Old Bailey Proceedings Online (www.oldbaileyonline.org, version 6.0, 25 July 2014), Ordinary of Newgate's Account, November 1697 (OA16971103).

Ordinary's Account, 3rd November 1697.

A True Account of the Behaviour, Confessions, and last Dying Speeches of the Condemned Criminals, that were Executed at Tyburn on Wednesday the 3d of this Instant Novem. 1697.

On the Lords-Day, after the Condemnation of the Condemned Criminals, a Sermon was Preached on this Text,

Psal. 32. 2. Blessed is the Man unto whom the Lord imputeth not Iniquity, and in whose Spirit there is no Guile.

The Doctrinal Observation from the Connexion of the Words is this.

THERE must be a right Spirit of Purity formed in the Heart, to take away the falseness of it, in the concealing and extenuating of Sin, before the Lord will Pardon the Condemning Demerit of Sinning.

Sanctifying Grace is the only true Wisdom, which David Petitioned for, that so his Hypocrisy (whereby he had cover'd his Sins) might be Cured. In the very order of Nature, the guiles of sinning are defeated by abominating them, and the loal chastity of the Soul is formed, before the deadly penalty of Sinning is remitted or cancelled. See Scriptural Records for this method of God, in pardoning Sin and Sinners, Acts 2. 3. and Chap. 3. 19. 26 Also, Chap. 5. 30, 31. there it is affirmed, That God gives Christ; first, to be the King of Righteousness, by his divine Power to subdue and sanctify the proud Heart of a Sinner, before he can be in a capacity to lay any Title to Christ as a preistly Saviour, who hath by his Meritorious Death satisfied divine Justice, in order to the sealing the penitent Sinners Pardon.

The Holiness, Wisdom, Justice, yea, the very Goodness of God, require this stated indispensable order of Salvation.

No Prince in Wisdom, will pardon a Rebel while he retains the Heart of a Traytor. The Spirit of Holiness will not set his Seal of pardoning mercy (for comfort) on an hard impenitent Heart. No Man can in Reason think to make the Impression of a Seal on the Water which is gliding away. Such are the fluid Resolutions, sickle and false Purposes of Sinners. That they will turn to God, and reforme the course of their Lives. If God should only pardon a Sinner, and not change his Heart, he would immediately forfeit such a Pardon. Besides in effectual Vocation to God in Christ, we resign sincerely our whole Man in Converting to God, and are made new Creatures: So that Faith, Repentance and universal Obedience, are parts of Regeneration and Sactifying Grace. Also, Christ redeems us from the Malediction of God's Laws, in the same method in which we made our selves sinful and miserable: We first blotted out the Image of God in Holiness; this must first be reinstampt, to make us partakers of the divine Nature, before we can be in any Capacity to have the guiltiness of Sinning not imputed to us, and the penalty of Death for Sinning Remitted; hence St. Paul's meaning, in saying, That God justifies the ungodly, is only this, That the best of Men are ungodly in a lower Degree, as having the Relicks of Sin in them, and therefore not being perfect in their Obedience, these have need of God's continued Act, to justify them in Christ: Even a Regenerate Person upon committing any new Sin, must renew the Acts of his Faith and Repentance, before the Guilt and Defilement of that Sin can be taken away, by the renewed Act of God's Justifying Grace. Indeed a sincere Christian looks upon this to be his chief compleat Blessedness, that he is made Conformable to God in Holiness; he well knows, that this is the Congruous method of God's pardoning Mercy, that it is dispensed with an holy Wisdom, and a just Clemency, so as to preserve the reverend Majesty of his goodness. Thus divine Priviledges follow the Inspiration of Spiritual Life. For the better understanding of this, That Sanctification preceeds Justification; you must distinguish, that there is a two fold Sanctification.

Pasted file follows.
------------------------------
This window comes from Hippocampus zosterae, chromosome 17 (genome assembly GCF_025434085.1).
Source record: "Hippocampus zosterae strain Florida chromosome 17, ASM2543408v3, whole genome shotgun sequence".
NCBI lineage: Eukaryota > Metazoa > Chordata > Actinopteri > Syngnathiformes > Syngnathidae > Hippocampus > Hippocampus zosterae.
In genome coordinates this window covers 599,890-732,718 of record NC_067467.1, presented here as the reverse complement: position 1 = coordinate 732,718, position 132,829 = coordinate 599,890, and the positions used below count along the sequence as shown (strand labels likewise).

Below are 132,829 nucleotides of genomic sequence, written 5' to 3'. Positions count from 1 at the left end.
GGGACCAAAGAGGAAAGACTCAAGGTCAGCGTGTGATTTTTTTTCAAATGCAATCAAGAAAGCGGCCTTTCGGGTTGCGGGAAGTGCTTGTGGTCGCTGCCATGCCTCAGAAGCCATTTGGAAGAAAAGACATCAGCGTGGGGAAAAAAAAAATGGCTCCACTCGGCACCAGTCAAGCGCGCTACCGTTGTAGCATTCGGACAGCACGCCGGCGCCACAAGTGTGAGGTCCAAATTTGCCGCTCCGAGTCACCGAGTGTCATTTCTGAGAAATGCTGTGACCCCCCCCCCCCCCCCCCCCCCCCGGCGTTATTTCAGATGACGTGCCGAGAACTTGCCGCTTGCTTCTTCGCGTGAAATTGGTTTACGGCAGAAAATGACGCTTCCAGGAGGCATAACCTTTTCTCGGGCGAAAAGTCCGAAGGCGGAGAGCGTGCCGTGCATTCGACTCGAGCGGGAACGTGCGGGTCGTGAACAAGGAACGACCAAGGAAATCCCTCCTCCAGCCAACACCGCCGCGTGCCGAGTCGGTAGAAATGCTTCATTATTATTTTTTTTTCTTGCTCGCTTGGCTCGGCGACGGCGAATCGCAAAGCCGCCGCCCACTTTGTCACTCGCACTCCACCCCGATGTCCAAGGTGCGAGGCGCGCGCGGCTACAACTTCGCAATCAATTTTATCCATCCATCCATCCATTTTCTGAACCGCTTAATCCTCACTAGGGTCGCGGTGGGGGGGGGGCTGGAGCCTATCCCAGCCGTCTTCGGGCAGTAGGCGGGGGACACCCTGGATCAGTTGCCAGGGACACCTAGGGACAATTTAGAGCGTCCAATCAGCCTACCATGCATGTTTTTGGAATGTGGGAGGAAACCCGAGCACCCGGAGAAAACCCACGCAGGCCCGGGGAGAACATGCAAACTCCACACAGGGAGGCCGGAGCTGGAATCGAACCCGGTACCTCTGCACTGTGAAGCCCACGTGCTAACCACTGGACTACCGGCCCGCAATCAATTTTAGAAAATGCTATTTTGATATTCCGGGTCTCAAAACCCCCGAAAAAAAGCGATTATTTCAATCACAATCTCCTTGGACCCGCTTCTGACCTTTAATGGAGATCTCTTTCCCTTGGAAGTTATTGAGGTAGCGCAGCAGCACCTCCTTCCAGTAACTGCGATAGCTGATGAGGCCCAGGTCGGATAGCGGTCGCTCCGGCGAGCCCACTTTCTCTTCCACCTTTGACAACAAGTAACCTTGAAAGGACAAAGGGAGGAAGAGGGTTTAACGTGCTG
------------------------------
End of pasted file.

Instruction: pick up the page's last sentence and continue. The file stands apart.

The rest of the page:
The first is wrought in our Regeneration, which is the infusion of the principles of universal Holiness; this is properly Sanctification, and doth necessarily preceed Justification, as hath been Demonstrated. But that Sanctification which follows Justification, this is the reparation of the decays of Grace, at first infused in Regeneration, and is a continual Renovation of the Image of God, when sullied and defaced. It is properly a deeper rooting or impression of the divine Nature, in a Progressive walking after the Conduct of the Spirit of Holiness; this is a consequent Demonstration of the truth of our Justification. Thus you see that we are justified by Faith in Christ, as the consequential effect of our union to him by the Spirit of Holiness. Faith purifies the Heart, as deriving from union to Christ, the likeness to God in Holiness, before it can pacify or quiet the Conscience in any hope that Sin is pardoned. Thus the Renovation of our corrupt Nature as it is the great design of Christ's Love in dying for us, so it is the chiefest part of our blessedness, in order to eternal Salvation. Therefore that is a false peace in the Conscience, which doth not disturb, yea, mortify the indulgence of corrupt Nature. For the Peace of God in a justifyed Person, rules so strongly in his Heart, that it ejects the dominion of the least lust, and will not suffer any sensuality of the afflictions to controul the Law of Sanctifying Grace. A truly justified person is very studious to get greater Degrees of Purity instampt upon his Heart, to preserve the Seal of his Pardon undefaced, by any wilful Act of Sinning; yea, he will strive to abound in all the fruits of Holiness and Righteousness as the Testimonial of his gratitude to God, not only for sparing the forfeited Life of his Soul, but also, for the Lord's Superlative favour, in adopting him to the Inheritance of Celestial Glory. A truly Justified Person doth not only beg of God to pardon the falseness of his Heart, in the former covering the Guiltiness of Sinning; but he more earnestly prays that God would poise and Cure the fickleness of his Heart, to make him stedfast in his Service. Thus being Reconciled to God in Christ, the truely penitent have the aggrevation of their Sins pardoned, and so blotted out, that no inditement shall start up against such, to implead them at Christ's Tribunal; when the universal frame of Nature shall break and be dissolved with amazing Thunder-claps; yet, such who now Repent and turn to God unfeignedly with their whole Hearts, these shall be refresht with the Smiles of their Judg, who shall turn Advocate in their behalf. He will fortify their Soul with an holy Courage and humble Confidence in the Treasures of his Grace and Mercy. He will not only acquit them as clothed with his perfect Righteousness; but being conformed to him in an holy state, such shall be admitted to reign with Christ, on Thrones of Glory of Eternity.